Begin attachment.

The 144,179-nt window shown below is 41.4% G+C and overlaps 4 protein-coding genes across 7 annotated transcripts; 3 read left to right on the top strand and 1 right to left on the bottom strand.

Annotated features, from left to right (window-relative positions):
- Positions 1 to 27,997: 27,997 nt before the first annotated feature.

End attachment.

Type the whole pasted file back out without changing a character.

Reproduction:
The 144,179-nt window shown below is 41.4% G+C and overlaps 4 protein-coding genes across 7 annotated transcripts; 3 read left to right on the top strand and 1 right to left on the bottom strand.

Annotated features, from left to right (window-relative positions):
- Positions 1 to 27,997: 27,997 nt before the first annotated feature.